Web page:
Color Enhanced 

What We Added 

So far, the only thing I have added was quizzes that I created based upon the vocabulary in the lessons. I haven't felt the need to add any other other assignments at this time.

Our teen has used both images from the Internet and photographs he has taken himself in the course. I find this provides a perfect opportunity to discuss copyright and plagiarism with him as well as to introduce him to sites that offer free images for commercial use. – A Great Resource to Foster Creativity 

Image Editing and Creation is just one of the many great elective courses available at They offer 26 unique elective courses, and that doesn’t even count the courses available in other subjects that are often used as electives: art, computer and technology, drama and speech, health & fitness, and music!

There are over 200 lesson designers from 8 countries and 5 continents at! With all those personalities and experiences contributing to content, there really are courses to appeal to everyone’s interests and learning styles! 

Wednesday, October 17, 2018

Book Club: Book Review: Shelter of the Most High

Disclaimer: I received this book for free from the publisher in return for my honest opinion. All thoughts and opinions are my own. This post contains affiliate links. For more information, please see my Terms of Use and Disclosure Policy. Thank you.

From the crash of the ocean to a welcoming inn in Kedesh, Shelter of the Most High by Connilyn Cossette is a fabulous book that truly brings to life individuals living during the interim period between the Conquest and the Judges of the Old Testament. This book is the second in the Cities of Refuge Series but I did not feel at a loss for not having read the first book – A Light on the Hill.

Shelter of the Most High opens in 1388 BC on the Island of Sicily with Sofea and her cousin Prezi enjoying the water and caves along the coastline before returning to their pagan village to help with the fish. The lives of the two young girls quickly changes when pirates attack their village and take Sofea and Prezi across the sea to the shores of Canaan. Both girls have to overcome physical, social, and psychological challenges as they spend their time in Kedesh – a city of refuge. Under Hebraic Law, cities of refuge were appointed by God – and told to Joshua – to protect those who accidentally kill another. The killer would cry for refuge from the city elders and would be judged accordingly. (See Joshua 20 for more on the topic.)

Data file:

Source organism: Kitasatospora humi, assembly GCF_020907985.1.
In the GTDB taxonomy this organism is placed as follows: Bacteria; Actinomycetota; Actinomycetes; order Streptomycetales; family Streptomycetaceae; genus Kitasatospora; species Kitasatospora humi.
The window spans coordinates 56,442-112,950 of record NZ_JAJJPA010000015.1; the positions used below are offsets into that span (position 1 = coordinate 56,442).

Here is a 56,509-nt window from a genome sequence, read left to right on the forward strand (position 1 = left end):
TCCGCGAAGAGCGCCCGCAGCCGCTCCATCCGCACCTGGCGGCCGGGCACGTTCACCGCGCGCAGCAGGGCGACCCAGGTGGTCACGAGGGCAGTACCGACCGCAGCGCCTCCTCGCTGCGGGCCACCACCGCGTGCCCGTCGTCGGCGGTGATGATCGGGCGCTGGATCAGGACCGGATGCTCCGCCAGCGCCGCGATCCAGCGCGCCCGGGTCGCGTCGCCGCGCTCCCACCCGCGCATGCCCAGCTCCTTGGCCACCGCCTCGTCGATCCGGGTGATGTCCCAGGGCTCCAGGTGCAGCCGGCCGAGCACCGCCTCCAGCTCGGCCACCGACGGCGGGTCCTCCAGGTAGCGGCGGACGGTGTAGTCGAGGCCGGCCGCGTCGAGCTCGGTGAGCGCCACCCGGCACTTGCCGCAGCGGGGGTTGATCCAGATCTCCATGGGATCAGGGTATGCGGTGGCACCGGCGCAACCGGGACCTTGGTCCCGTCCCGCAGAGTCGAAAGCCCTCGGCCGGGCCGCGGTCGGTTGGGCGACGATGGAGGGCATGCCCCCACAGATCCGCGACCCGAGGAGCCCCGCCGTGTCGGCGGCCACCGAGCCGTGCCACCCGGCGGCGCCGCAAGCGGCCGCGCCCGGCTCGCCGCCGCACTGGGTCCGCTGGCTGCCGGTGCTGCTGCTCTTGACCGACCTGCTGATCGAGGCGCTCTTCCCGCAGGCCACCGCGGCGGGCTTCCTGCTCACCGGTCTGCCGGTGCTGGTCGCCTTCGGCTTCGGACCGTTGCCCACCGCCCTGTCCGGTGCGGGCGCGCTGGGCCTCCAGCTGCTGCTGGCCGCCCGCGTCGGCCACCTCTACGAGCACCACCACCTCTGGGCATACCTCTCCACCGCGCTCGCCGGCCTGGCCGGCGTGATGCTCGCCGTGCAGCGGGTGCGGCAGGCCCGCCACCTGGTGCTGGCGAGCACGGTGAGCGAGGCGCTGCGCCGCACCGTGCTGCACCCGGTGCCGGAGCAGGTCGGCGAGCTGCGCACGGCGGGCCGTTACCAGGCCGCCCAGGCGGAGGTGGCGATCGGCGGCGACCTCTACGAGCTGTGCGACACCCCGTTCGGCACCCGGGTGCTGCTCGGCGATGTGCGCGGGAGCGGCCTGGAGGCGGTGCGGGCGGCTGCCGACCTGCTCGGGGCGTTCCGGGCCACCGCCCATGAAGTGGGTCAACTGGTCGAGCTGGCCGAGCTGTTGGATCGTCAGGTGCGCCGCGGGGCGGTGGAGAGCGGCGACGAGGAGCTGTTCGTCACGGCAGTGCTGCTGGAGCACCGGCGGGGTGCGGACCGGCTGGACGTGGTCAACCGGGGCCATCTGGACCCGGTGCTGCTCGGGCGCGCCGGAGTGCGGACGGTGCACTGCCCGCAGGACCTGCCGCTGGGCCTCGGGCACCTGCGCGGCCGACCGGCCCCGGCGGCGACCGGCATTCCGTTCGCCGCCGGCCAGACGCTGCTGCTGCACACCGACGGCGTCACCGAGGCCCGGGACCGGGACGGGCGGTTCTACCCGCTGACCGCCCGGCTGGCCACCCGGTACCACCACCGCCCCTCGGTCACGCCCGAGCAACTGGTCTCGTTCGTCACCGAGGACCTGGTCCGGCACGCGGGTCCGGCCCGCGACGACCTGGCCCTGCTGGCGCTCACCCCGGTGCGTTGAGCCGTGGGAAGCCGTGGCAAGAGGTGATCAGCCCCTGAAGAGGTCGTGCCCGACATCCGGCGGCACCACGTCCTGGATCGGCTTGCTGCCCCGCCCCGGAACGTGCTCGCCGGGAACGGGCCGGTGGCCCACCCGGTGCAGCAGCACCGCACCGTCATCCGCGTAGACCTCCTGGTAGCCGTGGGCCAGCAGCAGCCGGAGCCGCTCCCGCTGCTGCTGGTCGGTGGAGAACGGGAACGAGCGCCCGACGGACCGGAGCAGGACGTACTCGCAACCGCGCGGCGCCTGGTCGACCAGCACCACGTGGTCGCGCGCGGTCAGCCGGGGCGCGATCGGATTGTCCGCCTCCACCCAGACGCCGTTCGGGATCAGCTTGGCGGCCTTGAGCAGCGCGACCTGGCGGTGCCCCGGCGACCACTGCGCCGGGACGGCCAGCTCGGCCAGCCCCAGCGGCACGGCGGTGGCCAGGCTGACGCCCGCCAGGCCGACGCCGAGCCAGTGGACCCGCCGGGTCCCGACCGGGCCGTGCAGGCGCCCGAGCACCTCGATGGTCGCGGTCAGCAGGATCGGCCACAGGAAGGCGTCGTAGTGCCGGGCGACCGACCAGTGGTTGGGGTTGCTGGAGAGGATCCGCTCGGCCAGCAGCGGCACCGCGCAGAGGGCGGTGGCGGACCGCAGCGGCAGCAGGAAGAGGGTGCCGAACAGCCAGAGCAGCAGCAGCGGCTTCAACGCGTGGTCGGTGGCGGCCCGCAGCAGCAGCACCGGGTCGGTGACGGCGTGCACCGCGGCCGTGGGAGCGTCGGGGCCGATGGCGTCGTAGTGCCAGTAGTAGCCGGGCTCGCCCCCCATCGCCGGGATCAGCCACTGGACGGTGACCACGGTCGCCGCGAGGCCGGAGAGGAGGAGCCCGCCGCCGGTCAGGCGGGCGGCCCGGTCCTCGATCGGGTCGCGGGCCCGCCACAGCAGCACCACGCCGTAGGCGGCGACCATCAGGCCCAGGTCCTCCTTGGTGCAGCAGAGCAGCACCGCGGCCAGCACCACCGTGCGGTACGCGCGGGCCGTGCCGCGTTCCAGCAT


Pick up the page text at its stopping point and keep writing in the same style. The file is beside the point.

In addition to telling the story from the viewpoint of Sofea, we also see events as they unfold through the eyes of Eitan, an Israelite living in Kedesh with his adopted mother, father, and siblings. After Sofea and Prezi are brought to his mother's inn, we see his growing interest in Sofea as well as learn more about the past he has guarded from friends.

The changing back and forth between the viewpoints of Eitan and Sofea was smooth and – from my viewpoint as a reader – was not confusing. I enjoyed being able to see a bit more into the reasons behind their feelings and actions. For example, we see the blossoming love between them from Sofea's viewpoint: "His accent curved around my name, lending it fresh beauty and a sense of intimacy that I knew I should not desire" (127). And with Eitan we learn of his growing love as he "kept my eyes roving over the teeming crowd, hoping to catch a glimpse of Sofea" (149).

There were moments, while reading the book, that I laughed aloud, felt sorrow and cried with the characters, and felt happiness for them as events worked themselves out for the main characters. It was a very quick read because it was so enjoyable.

Shelter of the Most High also contains a map of the area, a note from the author, and questions for conversation. These added details make the book all the more enjoyable to me as a reader. I happily recommend Shelter of the Most High by Connilyn Cossette to those interested in Christian fiction.

Monday, October 15, 2018

Exploring History Through Audio Theater – A Review of St. Bartholomew's Eve

There is something about history that has always intrigued me but I know many do not share my passion for the tomes of old. But we are fortunate that there are so many great ways to learn about the past including fantastic audio theater from Heirloom Audio. Our family was blessed with the chance to review their newest edition of the The Extraordinary Adventures of G. A. Henty – St. Bartholomew's Eve. My husband and our teenage son listened to the CD while traveling to Connecticut and thoroughly enjoyed it.

"Huddled together in a small chateau, mothers and children cling to each other. Weeping. Men stand guard. Waiting." 


To understand the tale of St. Bartholomew's Eve better, let me provide you with a little background history. The people that are central to the tale are the Huguenots – French Protestants who were in the middle of political and religious turmoil in France in the 1500s and 1600s.